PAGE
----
openstack network show NETWORK_NAME -f value -c id
    Note

    This configuration must be done after the initial overcloud deployment, because the UUID for the network isn’t available beforehand.

  2. Apply the changes by redeploying the overcloud with the openstack overcloud deploy command as described in Section 3.4, “Deploying the Overcloud”.

    Note

    It is possible to avoid redeploying the overcloud by updating the ironic.conf file on each controller. However, manually updating the ironic.conf file of an OpenStack director installation is not supported. These instructions are only provided for convenience.

    1. Uncomment the following line and replace <None> with the UUID of the bare metal network:

      cleaning_network = <None>
    2. Restart the Bare Metal service:

      # systemctl restart openstack-ironic-conductor.service

    Redeploying the overcloud with openstack overcloud deploy will revert any manual changes, so make sure you have added the cleaning configuration to ~/templates/ironic.yaml (described in the previous step) before the next time you use openstack overcloud deploy.

4.2.1. Manual Node Cleaning

To manually initiate node cleaning, the node must be in the manageable state.

Node cleaning has two modes:

Metadata only clean - Removes partitions from all disks on a given node. This is a faster clean cycle, but less secure since it only erases partition tables. Only use this mode on trusted tenant environments.

Full clean - Removes all data from all disks, using either ATA secure erase or by shredding. This can take several hours to complete.

To initiate a metadata clean:

$ openstack baremetal node clean UUID \
    --clean-steps [{"interface": "deploy", "step": "erase_devices_metadata"}]

To initiate a full clean:

$ openstack baremetal node clean UUID \
    --clean-steps [{"interface": "deploy", "step": "erase_devices"}]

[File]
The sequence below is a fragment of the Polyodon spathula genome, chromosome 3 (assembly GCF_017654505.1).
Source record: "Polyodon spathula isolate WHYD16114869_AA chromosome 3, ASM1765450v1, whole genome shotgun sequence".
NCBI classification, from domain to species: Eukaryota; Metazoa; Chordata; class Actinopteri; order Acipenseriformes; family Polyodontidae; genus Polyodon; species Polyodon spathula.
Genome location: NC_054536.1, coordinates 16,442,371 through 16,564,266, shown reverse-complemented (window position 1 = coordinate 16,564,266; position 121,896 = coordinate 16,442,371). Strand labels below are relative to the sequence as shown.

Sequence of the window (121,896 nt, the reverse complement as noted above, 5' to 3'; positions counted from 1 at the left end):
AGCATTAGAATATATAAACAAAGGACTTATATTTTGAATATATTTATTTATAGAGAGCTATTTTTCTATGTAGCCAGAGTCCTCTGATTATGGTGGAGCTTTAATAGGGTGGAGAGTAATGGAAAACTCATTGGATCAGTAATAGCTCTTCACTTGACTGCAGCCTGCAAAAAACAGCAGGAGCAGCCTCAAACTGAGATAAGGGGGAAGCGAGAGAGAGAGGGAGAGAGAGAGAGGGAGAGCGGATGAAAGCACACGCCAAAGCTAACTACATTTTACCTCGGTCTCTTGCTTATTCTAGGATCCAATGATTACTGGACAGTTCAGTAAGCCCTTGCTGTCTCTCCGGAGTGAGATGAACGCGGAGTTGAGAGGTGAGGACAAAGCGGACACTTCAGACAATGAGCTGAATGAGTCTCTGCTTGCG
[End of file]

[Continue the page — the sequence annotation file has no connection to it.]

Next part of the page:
Replace UUID with the UUID of the node you would like cleaned.

After a successful cleaning, the node state returns to manageable. If the state is clean failed, check the last_error field for the cause of failure.

4.3. Creating the Bare Metal Flavor

You need to create a flavor to use as a part of the deployment. The specifications (memory, CPU, and disk) of this flavor must be equal to or less than what your bare metal node provides.

  1. Set up the shell to access Identity as the administrative user:

    $ source ~/overcloudrc
  2. List existing flavors:

    $ openstack flavor list
  3. Create a new flavor for the Bare Metal service:

    $ openstack flavor create \
      --id auto --ram RAM \
      --vcpus VCPU --disk DISK \
      --property baremetal=true \
      --public baremetal

    Replace RAM with the amount of memory, VCPU with the number of vCPUs and DISK with the disk storage value. The property baremetal is used to distinguish bare metal from virtual instances.

  4. Verify that the new flavor is created with the respective values:

    $ openstack flavor list

4.4. Creating the Bare Metal Images

The deployment requires two sets of images:

  • The deploy image is used by the Bare Metal service to boot the bare metal node and copy a user image onto the bare metal node. The deploy image consists of the kernel image and the ramdisk image.
  • The user image is the image deployed onto the bare metal node. The user image also has a kernel image and ramdisk image, but additionally, the user image contains a main image. The main image is either a root partition, or a whole-disk image.

    • A whole-disk image is an image that contains the partition table and boot loader. The Bare Metal service does not control the subsequent reboot of a node deployed with a whole-disk image as the node supports localboot.
    • A root partition image only contains the root partition of the operating system. If using a root partition, after the deploy image is loaded into the Image service, you can set the deploy image as the node’s boot image in the node’s properties. A subsequent reboot of the node uses netboot to pull down the user image.

The examples in this section use a root partition image to provision bare metal nodes.

4.4.1. Preparing the Deploy Images

You do not have to create the deploy image as it was already used when the overcloud was deployed by the undercloud. The deploy image consists of two images - the kernel image and the ramdisk image as follows:

ironic-python-agent.kernel
ironic-python-agent.initramfs

These images are often in the home directory, unless you have deleted them, or unpacked them elsewhere. If they are not in the home directory, and you still have the rhosp-director-images-ipa package installed, these images will be in the /usr/share/rhosp-director-images/ironic-python-agent*.tar file.

Extract the images and upload them to the Image service:

$ openstack image create \
  --container-format aki \
  --disk-format aki \
  --public \
  --file ./ironic-python-agent.kernel bm-deploy-kernel
$ openstack image create \